Last week my friend Denise published on Catholic Exchange an account of her IVF experience, which is entitled “Treading on Sacred Ground.” If you’re considering this type of assisted reproduction … or are still on the fence with how you feel about embryonic stem cell research, this article is for you.
One line in the article that gave me pause was the obvious pain the author felt over venturing beyond the ethical boundaries the Church has established for family life — in this case, satisfying the desire to conceive a child.
As I wrote to Denise in the comments:
[You wrote in your article,] “My husband and I talked about it later. We had come face to face with the earliest moments of our children’s lives. We had peered into something that only God should see. We didn’t deserve what blessing might come despite our serious sin.”
I’m sure you must realize the sin was not in the looking … the looking was a kind of grace, for it gave you an opportunity to contemplate the seriousness of your actions. And in the contemplation, to express the lesson in words that even now may change a life.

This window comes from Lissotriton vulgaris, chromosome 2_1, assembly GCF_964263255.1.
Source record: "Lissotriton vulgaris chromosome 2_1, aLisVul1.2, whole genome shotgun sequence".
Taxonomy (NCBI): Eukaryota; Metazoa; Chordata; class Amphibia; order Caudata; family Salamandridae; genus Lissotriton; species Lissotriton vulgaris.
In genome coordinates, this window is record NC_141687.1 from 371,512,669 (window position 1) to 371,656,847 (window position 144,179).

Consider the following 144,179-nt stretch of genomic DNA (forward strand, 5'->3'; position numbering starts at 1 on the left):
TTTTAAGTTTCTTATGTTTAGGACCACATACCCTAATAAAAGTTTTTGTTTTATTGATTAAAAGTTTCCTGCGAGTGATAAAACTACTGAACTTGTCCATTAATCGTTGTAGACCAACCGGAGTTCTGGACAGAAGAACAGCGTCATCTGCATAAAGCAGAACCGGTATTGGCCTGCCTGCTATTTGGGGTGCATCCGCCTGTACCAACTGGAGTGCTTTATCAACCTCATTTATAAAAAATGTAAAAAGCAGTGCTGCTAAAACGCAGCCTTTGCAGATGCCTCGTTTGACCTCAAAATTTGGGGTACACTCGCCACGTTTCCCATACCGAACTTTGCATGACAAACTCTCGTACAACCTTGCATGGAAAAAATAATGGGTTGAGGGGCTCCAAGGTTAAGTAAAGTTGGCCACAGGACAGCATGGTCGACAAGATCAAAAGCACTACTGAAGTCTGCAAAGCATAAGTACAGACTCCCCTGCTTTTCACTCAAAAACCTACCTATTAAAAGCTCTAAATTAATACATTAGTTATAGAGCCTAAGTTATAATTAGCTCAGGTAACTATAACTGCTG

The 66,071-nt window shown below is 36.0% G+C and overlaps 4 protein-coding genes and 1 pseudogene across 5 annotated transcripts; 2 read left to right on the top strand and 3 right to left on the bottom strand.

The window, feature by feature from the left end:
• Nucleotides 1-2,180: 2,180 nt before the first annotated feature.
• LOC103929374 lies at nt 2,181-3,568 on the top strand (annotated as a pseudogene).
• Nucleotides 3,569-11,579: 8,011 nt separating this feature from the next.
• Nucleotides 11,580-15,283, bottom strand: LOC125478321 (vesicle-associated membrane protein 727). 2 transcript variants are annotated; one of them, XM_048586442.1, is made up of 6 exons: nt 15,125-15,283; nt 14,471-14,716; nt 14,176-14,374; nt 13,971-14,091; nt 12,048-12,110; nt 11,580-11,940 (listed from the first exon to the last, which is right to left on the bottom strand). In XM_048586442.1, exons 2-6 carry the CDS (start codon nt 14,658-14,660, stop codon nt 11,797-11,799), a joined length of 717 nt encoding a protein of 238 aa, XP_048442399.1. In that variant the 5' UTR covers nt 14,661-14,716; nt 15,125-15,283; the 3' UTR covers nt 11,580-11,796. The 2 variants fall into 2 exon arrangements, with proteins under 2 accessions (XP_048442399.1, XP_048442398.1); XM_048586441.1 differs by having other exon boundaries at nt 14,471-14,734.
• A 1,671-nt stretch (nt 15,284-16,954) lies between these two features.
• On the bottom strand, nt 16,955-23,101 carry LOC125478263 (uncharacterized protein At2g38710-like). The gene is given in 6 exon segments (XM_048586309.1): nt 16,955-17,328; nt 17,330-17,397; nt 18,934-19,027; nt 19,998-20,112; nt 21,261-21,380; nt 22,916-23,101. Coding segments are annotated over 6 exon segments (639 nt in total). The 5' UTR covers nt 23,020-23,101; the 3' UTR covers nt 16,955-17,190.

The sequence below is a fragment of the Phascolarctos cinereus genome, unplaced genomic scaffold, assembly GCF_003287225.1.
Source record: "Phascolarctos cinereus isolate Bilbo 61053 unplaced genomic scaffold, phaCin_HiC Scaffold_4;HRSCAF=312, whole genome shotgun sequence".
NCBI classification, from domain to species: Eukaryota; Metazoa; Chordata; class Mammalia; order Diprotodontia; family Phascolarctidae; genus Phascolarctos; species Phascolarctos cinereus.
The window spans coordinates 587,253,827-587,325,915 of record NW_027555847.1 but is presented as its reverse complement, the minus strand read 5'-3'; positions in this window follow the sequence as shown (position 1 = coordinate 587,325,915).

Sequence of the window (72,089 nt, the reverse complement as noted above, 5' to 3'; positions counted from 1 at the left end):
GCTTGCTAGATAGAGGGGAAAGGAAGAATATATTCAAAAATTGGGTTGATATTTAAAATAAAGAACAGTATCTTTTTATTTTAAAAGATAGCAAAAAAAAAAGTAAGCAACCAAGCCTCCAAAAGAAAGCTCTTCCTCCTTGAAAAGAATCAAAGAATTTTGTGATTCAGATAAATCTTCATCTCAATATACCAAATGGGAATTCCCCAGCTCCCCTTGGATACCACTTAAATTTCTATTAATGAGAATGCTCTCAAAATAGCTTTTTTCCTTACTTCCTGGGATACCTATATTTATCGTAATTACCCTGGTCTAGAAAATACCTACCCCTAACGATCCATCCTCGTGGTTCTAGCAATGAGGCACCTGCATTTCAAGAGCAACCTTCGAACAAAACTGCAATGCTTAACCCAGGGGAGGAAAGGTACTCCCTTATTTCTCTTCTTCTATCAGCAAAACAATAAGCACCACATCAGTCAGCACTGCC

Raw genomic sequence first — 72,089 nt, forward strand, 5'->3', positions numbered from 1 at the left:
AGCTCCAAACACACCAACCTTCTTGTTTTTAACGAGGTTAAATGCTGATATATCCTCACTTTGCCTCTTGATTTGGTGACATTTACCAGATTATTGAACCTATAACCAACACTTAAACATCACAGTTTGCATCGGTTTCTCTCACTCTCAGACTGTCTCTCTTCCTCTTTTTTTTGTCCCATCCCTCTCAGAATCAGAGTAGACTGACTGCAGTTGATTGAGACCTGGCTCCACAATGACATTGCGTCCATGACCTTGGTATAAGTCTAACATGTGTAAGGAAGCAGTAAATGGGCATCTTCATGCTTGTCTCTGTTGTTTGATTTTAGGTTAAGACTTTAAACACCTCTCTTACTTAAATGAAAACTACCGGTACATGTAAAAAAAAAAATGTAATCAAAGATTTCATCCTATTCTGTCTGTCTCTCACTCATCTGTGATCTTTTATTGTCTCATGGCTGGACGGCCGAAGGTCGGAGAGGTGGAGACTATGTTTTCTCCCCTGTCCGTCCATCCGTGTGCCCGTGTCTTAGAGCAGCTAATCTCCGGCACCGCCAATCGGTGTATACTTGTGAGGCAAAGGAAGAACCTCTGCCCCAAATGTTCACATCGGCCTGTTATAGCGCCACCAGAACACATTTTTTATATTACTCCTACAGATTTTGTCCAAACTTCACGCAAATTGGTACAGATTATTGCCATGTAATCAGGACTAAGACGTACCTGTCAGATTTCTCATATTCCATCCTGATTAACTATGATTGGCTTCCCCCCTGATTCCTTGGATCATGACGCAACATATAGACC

“[God makes] all things work together for good…” the Scriptures tell us. By walking as closely as possible to truth, we spare ourselves untold heartache. And yet, in our failures we often catch an unforgettable glimpse of the mercy of God.
We were made for love, to participate in the divine and creative love of God. But for every true and good gift, the evil one conjurs a deceptive counterfeit. Your story shows just why the Church is right to speak against these kinds of assisted reproductive technologies. The cross of infertility is both real and painful … but perfect love always works according to God’s design, not our own.
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Lately I’ve been thinking a lot about choices. The ones we make (and wish we hadn’t); the ones we didn’t (but wish we had). The ones that hurt no one but ourselves … and those with far-reaching consequences that hurt the least deserving.